Fri, Feb 01, 2008 - Page 1 News List

Rights watchdog slams democracies for lax standards

WHO'S A DESPOT? The war on terror and dodgy elections are helping undermine human rights around the world, HRW claims in a new report

AP , WASHINGTON

Authoritarian rulers are violating human rights around the world and getting away with it largely because the US, Europe and other established democracies accept their claims that holding elections makes them democratic, Human Rights Watch (HRW) said in its annual report yesterday.

By failing to demand that offenders honor their people's civil and political rights and other requirements of true democracy, Western democracies risk undermining human rights everywhere, the international rights watchdog said.

Still, Kenneth Roth, Human Rights Watch's executive director, wrote in a segment of the report called Despots Masquerading as Democrats: "It is a sign of hope that even dictators have come to believe that the route to legitimacy runs by way of democratic credentials."

Among countries named as major violators of their democratic credentials last year are Kenya, Pakistan, Bahrain, Jordan, Nigeria, Russia and Thailand. The report covered the year through November.

The annual report is the 18th compiled by HRW, founded in 1978 as Helsinki Watch's Europe and Central Asia divisions.

The report summarizes human rights shortcomings in more than 75 countries.

Among other countries listed as abusers are Chad, Colombia, Congo, Ethiopia, Eritrea, Libya, Iran, North Korea, Saudi Arabia and Vietnam. It spoke of abuses by the US, France and Britain, along with Pakistan, in the name of the "war on terror."

German Chancellor Angela Merkel, French President Nicolas Sarkozy and other European leaders were criticized for their reluctance to allow Turkey to join the EU, despite its improved human rights record.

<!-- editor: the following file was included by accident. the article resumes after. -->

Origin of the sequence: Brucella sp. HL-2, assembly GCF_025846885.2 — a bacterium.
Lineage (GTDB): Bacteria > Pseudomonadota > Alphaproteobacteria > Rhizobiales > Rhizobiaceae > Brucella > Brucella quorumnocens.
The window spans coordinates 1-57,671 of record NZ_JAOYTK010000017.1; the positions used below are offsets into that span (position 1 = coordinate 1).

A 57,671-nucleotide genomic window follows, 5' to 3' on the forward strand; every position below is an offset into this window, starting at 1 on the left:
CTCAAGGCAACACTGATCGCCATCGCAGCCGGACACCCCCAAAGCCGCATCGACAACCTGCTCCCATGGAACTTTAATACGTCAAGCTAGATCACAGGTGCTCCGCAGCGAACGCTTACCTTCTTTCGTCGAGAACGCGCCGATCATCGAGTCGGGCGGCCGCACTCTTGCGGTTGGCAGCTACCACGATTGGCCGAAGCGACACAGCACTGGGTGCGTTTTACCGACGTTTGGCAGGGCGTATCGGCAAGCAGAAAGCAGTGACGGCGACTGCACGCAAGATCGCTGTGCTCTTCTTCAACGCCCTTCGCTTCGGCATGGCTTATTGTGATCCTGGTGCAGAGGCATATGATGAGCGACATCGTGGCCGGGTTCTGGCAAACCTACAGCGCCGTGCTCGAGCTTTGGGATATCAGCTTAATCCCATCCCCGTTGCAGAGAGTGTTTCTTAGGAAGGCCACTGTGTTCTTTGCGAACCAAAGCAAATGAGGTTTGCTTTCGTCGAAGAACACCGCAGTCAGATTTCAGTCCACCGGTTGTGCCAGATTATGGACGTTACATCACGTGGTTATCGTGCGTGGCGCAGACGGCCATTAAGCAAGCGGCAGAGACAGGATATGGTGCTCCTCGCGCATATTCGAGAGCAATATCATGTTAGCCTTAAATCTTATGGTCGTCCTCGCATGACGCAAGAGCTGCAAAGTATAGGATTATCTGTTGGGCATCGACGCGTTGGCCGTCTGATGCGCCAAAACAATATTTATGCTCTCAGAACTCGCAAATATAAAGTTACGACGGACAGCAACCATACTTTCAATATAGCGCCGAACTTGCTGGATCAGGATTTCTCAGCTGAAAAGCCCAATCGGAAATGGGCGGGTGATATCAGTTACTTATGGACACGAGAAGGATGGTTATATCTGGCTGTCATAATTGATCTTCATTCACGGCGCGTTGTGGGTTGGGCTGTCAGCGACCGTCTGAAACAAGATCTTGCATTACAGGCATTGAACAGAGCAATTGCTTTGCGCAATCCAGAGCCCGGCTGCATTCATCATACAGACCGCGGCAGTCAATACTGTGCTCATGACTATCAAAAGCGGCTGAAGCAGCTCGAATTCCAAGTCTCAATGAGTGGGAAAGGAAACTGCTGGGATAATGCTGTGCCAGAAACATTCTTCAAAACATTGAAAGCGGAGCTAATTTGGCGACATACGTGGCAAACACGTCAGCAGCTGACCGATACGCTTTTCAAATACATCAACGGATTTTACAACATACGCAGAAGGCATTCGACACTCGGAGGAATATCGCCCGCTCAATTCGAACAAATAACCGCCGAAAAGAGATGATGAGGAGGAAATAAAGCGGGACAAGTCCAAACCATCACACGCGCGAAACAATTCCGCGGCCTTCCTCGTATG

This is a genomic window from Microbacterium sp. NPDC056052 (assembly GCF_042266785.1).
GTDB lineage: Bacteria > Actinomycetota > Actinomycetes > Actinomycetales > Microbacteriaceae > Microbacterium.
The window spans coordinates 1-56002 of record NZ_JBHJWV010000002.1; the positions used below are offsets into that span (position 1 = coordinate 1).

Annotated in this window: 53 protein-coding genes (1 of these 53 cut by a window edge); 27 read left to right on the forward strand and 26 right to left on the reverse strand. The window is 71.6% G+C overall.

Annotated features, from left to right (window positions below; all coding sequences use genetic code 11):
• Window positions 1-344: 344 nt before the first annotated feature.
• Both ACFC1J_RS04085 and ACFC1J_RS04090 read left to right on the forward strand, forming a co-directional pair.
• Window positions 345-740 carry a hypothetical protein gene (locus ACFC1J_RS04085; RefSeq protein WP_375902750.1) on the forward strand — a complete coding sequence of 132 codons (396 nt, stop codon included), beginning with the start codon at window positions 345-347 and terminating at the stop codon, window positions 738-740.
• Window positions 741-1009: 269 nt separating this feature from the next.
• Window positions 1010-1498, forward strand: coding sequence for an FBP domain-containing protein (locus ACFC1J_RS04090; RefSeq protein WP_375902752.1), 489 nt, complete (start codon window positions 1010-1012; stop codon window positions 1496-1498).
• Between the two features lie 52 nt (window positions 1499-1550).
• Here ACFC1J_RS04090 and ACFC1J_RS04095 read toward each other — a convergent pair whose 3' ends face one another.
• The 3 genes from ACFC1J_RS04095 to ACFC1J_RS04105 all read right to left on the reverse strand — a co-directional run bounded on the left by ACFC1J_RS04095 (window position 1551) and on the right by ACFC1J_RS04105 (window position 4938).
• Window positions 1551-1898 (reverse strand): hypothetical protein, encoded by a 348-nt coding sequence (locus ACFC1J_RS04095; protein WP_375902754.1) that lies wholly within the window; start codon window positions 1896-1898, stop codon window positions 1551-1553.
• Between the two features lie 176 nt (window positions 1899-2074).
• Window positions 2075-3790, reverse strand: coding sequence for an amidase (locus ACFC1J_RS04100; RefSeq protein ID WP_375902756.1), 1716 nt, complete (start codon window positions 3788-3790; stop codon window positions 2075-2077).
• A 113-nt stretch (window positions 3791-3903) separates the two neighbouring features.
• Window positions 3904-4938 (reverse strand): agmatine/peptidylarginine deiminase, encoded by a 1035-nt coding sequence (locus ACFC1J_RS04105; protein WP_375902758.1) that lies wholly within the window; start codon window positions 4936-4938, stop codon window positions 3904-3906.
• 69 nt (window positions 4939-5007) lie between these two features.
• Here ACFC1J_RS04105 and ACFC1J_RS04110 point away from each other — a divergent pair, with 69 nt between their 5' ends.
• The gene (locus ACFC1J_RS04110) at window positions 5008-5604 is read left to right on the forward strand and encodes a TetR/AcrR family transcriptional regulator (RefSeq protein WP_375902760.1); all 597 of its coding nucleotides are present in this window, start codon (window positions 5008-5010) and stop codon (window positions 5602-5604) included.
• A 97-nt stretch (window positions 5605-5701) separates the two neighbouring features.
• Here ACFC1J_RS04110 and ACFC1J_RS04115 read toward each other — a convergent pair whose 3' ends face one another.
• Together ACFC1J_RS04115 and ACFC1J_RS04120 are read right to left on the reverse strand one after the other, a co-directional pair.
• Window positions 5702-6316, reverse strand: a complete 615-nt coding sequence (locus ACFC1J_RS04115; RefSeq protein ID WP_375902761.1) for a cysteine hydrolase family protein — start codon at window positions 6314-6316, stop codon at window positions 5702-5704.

The report said the EU "lost leverage itself and diminished the clout of those in Turkey who have cited the prospect of EU membership as a reason for reform."

The emphasis, however, was the false democracies and the countries that enable them.

"It's now too easy for autocrats to get away with mounting a sham democracy," Roth said in a statement released with the survey. "That's because too many Western governments insist on elections and leave it at that."

Ignored are "the key human rights issues that make democracy function: a free press, peaceful assembly and a functioning civil society that can really challenge power," he said.

In the face of this, HRW said, "The United States and the European Union should ... demand they uphold rights guaranteed by international law, including a free media, freedom of assembly and a secret ballot."

"It seems Washington and European governments will accept even the most dubious election so long as the `victor' is a strategic or commercial ally," Roth said.

The report said some of the Western countries, including the US, have made it difficult to demand that offending governments honor human rights by committing abuses themselves in campaigning against terror.

"It is time to stop selling democracy on the cheap," the report said.

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